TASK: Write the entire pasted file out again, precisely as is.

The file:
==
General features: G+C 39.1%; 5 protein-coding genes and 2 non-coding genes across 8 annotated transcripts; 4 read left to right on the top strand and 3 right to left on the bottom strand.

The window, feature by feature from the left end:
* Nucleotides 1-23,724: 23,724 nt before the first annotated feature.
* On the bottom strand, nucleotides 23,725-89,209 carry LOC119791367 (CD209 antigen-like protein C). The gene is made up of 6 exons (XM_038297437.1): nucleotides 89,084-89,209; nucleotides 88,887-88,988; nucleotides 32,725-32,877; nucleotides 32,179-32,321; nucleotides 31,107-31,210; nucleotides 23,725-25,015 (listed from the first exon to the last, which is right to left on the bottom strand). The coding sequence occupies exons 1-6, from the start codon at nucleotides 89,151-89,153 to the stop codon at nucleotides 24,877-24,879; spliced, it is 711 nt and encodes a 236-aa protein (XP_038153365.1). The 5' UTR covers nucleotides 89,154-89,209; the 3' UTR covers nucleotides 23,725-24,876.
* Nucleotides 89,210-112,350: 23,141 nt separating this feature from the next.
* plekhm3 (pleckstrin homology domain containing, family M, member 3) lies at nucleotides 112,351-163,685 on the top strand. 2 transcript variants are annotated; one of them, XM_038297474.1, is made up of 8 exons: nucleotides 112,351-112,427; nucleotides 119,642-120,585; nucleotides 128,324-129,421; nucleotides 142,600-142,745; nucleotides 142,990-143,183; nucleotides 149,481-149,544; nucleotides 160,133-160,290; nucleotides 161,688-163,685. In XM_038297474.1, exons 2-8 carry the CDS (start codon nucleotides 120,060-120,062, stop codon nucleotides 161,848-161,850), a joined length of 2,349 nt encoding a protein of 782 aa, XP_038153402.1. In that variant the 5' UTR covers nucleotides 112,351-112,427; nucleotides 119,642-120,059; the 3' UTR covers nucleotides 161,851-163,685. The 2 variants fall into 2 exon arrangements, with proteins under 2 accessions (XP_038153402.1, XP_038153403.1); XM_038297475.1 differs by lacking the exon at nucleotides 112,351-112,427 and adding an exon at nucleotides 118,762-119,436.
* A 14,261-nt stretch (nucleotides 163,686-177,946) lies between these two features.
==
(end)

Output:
General features: G+C 39.1%; 5 protein-coding genes and 2 non-coding genes across 8 annotated transcripts; 4 read left to right on the top strand and 3 right to left on the bottom strand.

The window, feature by feature from the left end:
* Nucleotides 1-23,724: 23,724 nt before the first annotated feature.
* On the bottom strand, nucleotides 23,725-89,209 carry LOC119791367 (CD209 antigen-like protein C). The gene is made up of 6 exons (XM_038297437.1): nucleotides 89,084-89,209; nucleotides 88,887-88,988; nucleotides 32,725-32,877; nucleotides 32,179-32,321; nucleotides 31,107-31,210; nucleotides 23,725-25,015 (listed from the first exon to the last, which is right to left on the bottom strand). The coding sequence occupies exons 1-6, from the start codon at nucleotides 89,151-89,153 to the stop codon at nucleotides 24,877-24,879; spliced, it is 711 nt and encodes a 236-aa protein (XP_038153365.1). The 5' UTR covers nucleotides 89,154-89,209; the 3' UTR covers nucleotides 23,725-24,876.
* Nucleotides 89,210-112,350: 23,141 nt separating this feature from the next.
* plekhm3 (pleckstrin homology domain containing, family M, member 3) lies at nucleotides 112,351-163,685 on the top strand. 2 transcript variants are annotated; one of them, XM_038297474.1, is made up of 8 exons: nucleotides 112,351-112,427; nucleotides 119,642-120,585; nucleotides 128,324-129,421; nucleotides 142,600-142,745; nucleotides 142,990-143,183; nucleotides 149,481-149,544; nucleotides 160,133-160,290; nucleotides 161,688-163,685. In XM_038297474.1, exons 2-8 carry the CDS (start codon nucleotides 120,060-120,062, stop codon nucleotides 161,848-161,850), a joined length of 2,349 nt encoding a protein of 782 aa, XP_038153402.1. In that variant the 5' UTR covers nucleotides 112,351-112,427; nucleotides 119,642-120,059; the 3' UTR covers nucleotides 161,851-163,685. The 2 variants fall into 2 exon arrangements, with proteins under 2 accessions (XP_038153402.1, XP_038153403.1); XM_038297475.1 differs by lacking the exon at nucleotides 112,351-112,427 and adding an exon at nucleotides 118,762-119,436.
* A 14,261-nt stretch (nucleotides 163,686-177,946) lies between these two features.